I fortunately hit this quite early as my initial corpus was about “self-concept” in children, so I was able to explore and test it.
If your tokeniser is set to strip out punctuation, then you need to be aware that “self-concept” will turn into two words “self concept”, which will then be processed independently. The two words on their own are not necessarily of interest in our study it’s very specifically about self-concept. Lemmatisation (below) would blur this even more, as selfish might turn into self and conceptual into concept and we really weren’t interested in those words.
Will the above statistical n-gram analysis will recover this loss and discover a correlation between these two words? Does it even understand the difference between “self concept” and “concept self” in n-gram terms? The latter would have come from a very different source.
Of course, these days the hyphen is a slowly dying feature of English (on of my favourite complaints). So perhaps again we need to turn to the magic of statistics.
Lemmatisation and stemming (grouping inflections)
The need for grouping word inflections is another necessary evil which should be used with care, and evaluated for how it is helping your application – depending on the language you are processing. Most languages have some level of word variation such as plurals, genders, tense but some have other forms leading to large numbers of inflections.
This is important to vectorisation and further topic analysis as will greatly affect (reduce) the number of dimensions or topics produced. When you are doing what I call brute-force statistics, before feeding into ML vector-based algorithms, you will certainly want to group inflected words into a base before calculating the frequencies or relationships, else the figures will be greatly diluted and the representation fragmented.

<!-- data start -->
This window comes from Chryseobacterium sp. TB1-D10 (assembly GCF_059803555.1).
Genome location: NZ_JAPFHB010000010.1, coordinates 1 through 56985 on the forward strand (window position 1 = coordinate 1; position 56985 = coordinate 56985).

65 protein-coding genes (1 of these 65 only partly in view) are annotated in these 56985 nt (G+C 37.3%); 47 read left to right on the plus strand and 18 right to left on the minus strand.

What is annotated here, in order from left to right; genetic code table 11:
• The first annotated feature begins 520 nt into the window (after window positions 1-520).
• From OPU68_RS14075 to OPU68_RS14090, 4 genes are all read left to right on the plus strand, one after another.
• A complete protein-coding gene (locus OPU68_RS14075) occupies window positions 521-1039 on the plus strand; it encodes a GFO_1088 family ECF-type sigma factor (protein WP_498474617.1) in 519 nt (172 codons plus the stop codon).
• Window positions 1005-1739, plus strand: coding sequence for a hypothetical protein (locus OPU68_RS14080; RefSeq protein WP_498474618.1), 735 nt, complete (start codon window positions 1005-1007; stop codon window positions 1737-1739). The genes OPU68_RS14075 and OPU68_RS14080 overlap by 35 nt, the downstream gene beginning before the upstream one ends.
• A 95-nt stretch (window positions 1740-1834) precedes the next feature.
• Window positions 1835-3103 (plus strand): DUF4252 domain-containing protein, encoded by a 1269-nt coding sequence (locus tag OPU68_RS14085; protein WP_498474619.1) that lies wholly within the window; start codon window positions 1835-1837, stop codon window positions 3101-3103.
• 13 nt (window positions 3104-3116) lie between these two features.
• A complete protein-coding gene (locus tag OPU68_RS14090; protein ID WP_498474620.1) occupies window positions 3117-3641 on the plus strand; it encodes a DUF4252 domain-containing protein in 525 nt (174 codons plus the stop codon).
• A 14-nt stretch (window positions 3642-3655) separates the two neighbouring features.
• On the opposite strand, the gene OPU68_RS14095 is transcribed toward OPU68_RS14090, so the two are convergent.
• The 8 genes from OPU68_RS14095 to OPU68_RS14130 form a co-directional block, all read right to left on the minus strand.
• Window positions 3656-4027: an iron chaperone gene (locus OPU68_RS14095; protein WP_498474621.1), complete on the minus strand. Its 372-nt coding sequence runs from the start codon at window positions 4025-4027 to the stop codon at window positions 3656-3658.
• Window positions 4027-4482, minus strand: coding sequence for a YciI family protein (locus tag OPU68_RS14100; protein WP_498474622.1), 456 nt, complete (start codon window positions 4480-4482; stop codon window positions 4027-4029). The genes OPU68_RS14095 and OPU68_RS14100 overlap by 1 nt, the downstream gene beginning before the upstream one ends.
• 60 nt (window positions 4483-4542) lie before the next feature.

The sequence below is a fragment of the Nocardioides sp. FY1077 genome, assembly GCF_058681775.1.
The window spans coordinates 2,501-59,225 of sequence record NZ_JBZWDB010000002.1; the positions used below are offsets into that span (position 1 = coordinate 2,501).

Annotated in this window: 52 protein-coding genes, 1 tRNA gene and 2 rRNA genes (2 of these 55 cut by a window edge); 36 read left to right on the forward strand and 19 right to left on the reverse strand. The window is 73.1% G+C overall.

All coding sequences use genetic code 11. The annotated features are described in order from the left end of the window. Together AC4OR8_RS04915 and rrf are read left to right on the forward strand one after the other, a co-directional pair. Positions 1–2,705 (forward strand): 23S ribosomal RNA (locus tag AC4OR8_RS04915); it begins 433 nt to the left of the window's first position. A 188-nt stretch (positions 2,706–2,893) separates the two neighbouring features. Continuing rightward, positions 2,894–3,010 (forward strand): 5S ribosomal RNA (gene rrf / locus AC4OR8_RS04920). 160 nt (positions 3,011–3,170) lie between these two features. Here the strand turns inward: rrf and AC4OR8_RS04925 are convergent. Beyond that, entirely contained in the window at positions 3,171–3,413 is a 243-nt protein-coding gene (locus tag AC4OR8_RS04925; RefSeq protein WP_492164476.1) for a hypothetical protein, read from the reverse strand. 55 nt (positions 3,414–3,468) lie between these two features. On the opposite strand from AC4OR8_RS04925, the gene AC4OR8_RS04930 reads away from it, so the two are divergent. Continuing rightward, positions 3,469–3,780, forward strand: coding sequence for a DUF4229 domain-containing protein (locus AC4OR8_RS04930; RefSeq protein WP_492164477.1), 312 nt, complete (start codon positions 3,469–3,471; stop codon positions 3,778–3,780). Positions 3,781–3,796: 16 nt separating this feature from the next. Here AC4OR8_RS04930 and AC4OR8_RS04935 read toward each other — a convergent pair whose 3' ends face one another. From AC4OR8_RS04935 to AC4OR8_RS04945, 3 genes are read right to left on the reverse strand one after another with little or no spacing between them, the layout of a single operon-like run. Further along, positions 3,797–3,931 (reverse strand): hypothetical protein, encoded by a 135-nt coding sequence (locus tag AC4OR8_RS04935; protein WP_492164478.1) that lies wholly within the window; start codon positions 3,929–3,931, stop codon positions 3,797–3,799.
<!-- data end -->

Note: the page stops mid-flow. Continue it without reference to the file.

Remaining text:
If you are going to use the “topics” later and be re-presenting them to the end user (discussed below), then you should favour lemmatisation over stemming as it will produce real “keywords” the user will understand, rather than made up stems like “frequen”.
I can only imagine how complicated and full of fudge-factors, lookups and heuristics lemmatisation algorithms must be. I really wouldn’t care to write one myself, but sourcing a good one is vital.
Another relatively contentious issue (to me) is the concept of discarding “boring words we don’t care about”. Annoyingly the concept works very well, but I always feel the maths should take care of this implicitly and we shouldn’t have another set of fudge-factors, language-specific exceptions and effectively a hyper-parameter which needs tuning.